As far as cost goes maybe they price Perfects for more simply because they CAN. :)
For sure!

I like the natural anodized finish of the Bougle, without added dyes. The dark olive and black finish on the anodized Perfects is very attractive also. What I don't like about the Bougle is that they've become lighter and lighter with each version since being re-introduced. The Lightweight versions for example - so thoroughly ported - you can actually look straight through the reel. And they can be messy - lubricant on the line and backing.

I believe the Bougle 's reason for being is that he (Mr. Bougle ) wanted a lighter version of the Perfect. Hardy bros simply filed down the raised edges of the Perfect and left the reels unfinished for him. But it definitely their appealing "looks" that have made them as popular as they are.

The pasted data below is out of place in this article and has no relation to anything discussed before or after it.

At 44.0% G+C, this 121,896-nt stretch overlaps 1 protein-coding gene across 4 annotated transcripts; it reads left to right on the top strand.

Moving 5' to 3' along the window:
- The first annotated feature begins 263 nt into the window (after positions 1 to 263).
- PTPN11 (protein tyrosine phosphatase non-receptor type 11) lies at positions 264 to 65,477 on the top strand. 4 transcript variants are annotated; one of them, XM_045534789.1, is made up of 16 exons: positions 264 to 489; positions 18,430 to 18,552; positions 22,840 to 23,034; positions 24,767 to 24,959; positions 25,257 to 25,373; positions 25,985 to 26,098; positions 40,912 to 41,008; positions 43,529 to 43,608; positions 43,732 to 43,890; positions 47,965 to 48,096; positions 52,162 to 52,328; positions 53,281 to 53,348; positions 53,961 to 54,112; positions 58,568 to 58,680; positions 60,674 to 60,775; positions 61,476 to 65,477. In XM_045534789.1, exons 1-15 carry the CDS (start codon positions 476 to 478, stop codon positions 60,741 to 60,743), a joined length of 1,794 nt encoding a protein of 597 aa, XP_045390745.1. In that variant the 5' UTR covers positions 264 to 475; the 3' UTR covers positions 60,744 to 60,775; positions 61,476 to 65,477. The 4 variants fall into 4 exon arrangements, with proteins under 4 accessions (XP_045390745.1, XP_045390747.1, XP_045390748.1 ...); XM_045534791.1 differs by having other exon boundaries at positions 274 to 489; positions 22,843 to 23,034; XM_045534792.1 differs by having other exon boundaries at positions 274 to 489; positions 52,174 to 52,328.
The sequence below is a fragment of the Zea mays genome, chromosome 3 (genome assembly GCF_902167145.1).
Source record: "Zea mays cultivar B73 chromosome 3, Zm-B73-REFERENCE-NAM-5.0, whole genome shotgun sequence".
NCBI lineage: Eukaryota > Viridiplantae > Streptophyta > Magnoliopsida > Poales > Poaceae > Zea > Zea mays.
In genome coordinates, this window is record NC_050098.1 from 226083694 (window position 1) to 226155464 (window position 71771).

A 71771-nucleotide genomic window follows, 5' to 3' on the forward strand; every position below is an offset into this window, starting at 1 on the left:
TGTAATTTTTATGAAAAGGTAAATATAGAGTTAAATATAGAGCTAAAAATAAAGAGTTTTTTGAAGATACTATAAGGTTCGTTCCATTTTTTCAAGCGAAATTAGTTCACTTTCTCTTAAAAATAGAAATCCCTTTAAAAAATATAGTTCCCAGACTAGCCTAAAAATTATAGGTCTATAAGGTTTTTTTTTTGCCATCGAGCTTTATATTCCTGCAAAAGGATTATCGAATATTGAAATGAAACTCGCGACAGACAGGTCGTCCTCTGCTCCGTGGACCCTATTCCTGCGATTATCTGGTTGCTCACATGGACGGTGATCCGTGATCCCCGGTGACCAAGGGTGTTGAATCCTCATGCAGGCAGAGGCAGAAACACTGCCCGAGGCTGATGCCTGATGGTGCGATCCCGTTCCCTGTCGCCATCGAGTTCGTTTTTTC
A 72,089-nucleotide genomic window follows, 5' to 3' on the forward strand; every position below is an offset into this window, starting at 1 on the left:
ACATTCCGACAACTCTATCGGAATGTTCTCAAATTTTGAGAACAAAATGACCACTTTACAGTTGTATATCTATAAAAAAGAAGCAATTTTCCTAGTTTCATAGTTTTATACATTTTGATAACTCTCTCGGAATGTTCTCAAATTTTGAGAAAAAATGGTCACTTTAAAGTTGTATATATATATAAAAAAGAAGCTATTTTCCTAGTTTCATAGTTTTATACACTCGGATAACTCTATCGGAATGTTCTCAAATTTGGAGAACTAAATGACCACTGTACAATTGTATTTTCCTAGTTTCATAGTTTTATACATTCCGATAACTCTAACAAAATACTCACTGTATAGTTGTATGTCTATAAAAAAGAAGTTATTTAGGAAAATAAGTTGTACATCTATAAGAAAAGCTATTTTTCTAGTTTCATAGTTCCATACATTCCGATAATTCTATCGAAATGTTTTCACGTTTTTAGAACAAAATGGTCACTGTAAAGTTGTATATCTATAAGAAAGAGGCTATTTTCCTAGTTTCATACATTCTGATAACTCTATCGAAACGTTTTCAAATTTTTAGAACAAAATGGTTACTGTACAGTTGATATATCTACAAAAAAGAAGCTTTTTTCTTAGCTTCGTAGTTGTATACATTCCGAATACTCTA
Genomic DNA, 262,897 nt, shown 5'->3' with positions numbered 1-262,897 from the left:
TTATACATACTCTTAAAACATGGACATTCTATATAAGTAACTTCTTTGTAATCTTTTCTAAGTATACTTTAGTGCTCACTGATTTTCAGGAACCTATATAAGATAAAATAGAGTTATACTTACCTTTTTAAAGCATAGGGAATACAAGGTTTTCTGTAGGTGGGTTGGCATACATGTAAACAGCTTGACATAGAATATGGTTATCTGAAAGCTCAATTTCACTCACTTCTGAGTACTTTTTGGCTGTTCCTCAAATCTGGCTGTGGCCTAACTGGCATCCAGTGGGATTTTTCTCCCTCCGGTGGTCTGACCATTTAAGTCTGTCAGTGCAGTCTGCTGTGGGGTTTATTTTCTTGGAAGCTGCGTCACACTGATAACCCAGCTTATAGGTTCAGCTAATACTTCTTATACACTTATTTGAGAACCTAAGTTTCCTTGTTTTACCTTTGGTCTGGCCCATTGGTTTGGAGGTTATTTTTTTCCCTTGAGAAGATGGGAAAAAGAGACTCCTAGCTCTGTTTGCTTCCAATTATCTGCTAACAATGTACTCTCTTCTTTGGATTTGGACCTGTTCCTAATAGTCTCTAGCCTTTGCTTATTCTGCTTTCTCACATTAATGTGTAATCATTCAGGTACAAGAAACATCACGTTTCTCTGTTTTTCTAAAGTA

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Outside, yes obviously a world of difference, inside not so much. I had Arch put heavier springs in my MKIV Bougle. My Heritage still has the Hardy springs in it a I don’t see any difference in it than my Perfect 4” WS.
I am pretty sure Archuleta told me the springs are the same on the heritage Bougle and modern Perfect.

As far as weight, the Hardy website lists the heritage 4" Bougle at 7.9 ounced. It weighs over 10 ounces on my digital scale, which is very accurate. Not sure why they list is as being so light, but they are inaccurate.

Nate
 

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Due to the raised pillar design of the Bougle, I would assume it would cost more to manufacture. But I do agree that Hardy does charge more for the Perfect because they can.
Personally, I like both but I always tend to lean towards darker coloured reels than shiny silvery ones. But sometimes you don't have a choice ie. Henshaws and early Farlexs. If only the Bougle came out in a black or dark grey with all brass accents. Yes I know, Farlex can now do black & green.